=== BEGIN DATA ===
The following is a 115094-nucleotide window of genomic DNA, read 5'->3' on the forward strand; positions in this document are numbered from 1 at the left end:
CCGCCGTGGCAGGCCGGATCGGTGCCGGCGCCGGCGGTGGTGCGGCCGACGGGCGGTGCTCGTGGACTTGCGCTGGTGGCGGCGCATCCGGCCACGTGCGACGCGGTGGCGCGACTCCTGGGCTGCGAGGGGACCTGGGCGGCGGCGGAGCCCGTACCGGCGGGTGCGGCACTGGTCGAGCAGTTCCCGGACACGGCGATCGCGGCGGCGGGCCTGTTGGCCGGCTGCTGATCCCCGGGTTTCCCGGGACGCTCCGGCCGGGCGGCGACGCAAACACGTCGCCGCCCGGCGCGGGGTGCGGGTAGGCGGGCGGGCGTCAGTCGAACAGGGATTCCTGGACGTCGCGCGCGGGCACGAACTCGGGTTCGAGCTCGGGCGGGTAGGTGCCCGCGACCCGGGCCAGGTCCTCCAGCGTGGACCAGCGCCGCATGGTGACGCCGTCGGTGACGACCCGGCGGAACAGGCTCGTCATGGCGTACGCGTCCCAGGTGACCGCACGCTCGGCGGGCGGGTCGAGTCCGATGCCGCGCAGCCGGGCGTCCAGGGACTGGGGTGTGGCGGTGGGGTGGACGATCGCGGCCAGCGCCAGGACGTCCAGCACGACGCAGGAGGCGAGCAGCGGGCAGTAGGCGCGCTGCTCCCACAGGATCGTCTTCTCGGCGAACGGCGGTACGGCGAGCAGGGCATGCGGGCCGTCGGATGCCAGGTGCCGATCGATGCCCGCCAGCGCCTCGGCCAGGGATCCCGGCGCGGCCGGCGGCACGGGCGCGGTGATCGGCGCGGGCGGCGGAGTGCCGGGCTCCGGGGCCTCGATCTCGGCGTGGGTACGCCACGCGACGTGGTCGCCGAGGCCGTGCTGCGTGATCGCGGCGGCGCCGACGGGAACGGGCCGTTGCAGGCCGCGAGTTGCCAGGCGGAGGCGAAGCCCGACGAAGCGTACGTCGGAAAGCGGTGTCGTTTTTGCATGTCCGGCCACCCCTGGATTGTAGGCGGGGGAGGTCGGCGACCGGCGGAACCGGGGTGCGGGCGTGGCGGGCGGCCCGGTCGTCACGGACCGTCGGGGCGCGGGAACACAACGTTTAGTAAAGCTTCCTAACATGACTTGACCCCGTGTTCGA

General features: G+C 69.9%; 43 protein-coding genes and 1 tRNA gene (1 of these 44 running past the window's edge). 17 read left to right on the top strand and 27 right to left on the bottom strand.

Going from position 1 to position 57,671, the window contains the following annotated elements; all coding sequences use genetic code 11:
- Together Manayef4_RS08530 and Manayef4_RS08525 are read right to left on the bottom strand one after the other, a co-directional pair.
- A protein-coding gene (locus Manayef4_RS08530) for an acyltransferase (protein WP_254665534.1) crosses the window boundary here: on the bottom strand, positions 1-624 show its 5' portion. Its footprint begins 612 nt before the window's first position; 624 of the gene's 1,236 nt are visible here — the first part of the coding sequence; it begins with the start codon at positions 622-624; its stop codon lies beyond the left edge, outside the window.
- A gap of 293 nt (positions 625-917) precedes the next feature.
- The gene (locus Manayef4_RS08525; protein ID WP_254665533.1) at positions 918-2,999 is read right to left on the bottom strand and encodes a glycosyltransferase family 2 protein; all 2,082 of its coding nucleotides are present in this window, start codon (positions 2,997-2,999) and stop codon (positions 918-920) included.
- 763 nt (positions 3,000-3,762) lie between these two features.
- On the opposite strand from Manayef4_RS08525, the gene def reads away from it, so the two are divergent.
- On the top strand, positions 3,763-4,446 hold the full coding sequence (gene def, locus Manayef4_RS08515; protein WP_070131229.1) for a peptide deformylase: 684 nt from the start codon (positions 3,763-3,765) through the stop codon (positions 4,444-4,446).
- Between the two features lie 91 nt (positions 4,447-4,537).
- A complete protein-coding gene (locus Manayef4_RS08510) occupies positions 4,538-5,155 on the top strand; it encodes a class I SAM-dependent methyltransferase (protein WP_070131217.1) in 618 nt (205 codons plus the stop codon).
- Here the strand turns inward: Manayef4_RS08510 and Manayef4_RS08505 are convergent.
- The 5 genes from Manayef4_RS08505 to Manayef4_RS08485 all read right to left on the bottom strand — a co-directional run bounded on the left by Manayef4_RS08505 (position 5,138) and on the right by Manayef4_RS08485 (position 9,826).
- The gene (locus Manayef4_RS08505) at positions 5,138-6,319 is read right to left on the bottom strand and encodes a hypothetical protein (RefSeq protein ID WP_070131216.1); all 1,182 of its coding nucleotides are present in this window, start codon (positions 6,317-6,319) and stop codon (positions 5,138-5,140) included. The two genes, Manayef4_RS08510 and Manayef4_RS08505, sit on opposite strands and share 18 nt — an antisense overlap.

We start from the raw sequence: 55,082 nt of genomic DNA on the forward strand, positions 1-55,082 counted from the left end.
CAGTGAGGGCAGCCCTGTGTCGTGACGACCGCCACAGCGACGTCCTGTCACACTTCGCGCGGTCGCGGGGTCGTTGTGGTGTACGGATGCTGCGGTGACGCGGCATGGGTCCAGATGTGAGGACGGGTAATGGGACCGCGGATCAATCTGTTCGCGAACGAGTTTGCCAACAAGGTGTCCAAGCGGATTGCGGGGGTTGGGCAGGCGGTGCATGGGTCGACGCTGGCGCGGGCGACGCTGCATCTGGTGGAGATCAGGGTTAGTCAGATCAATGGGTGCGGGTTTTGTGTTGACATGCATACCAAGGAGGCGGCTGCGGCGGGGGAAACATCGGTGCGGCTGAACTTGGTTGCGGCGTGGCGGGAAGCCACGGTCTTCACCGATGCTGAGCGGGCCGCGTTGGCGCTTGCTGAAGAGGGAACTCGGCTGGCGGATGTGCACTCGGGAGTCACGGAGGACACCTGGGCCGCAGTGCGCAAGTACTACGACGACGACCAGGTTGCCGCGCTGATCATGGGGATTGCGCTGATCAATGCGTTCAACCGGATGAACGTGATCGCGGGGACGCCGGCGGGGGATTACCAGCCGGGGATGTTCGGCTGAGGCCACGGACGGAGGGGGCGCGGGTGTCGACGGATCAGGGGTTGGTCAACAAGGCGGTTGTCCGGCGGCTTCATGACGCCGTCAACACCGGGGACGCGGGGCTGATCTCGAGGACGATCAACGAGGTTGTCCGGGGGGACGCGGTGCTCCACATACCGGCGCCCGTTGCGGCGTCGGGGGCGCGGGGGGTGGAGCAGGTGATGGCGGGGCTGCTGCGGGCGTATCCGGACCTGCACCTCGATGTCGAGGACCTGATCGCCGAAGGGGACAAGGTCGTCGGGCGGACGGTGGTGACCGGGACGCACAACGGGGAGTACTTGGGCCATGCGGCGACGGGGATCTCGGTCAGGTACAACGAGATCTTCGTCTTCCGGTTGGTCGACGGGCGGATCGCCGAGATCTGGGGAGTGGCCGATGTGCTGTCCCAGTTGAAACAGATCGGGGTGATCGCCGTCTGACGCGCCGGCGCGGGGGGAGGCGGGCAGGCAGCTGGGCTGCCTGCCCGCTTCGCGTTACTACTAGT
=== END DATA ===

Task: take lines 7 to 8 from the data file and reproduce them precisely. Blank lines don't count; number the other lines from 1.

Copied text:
- A gap of 293 nt (positions 625-917) precedes the next feature.
- The gene (locus Manayef4_RS08525; protein ID WP_254665533.1) at positions 918-2,999 is read right to left on the bottom strand and encodes a glycosyltransferase family 2 protein; all 2,082 of its coding nucleotides are present in this window, start codon (positions 2,997-2,999) and stop codon (positions 918-920) included.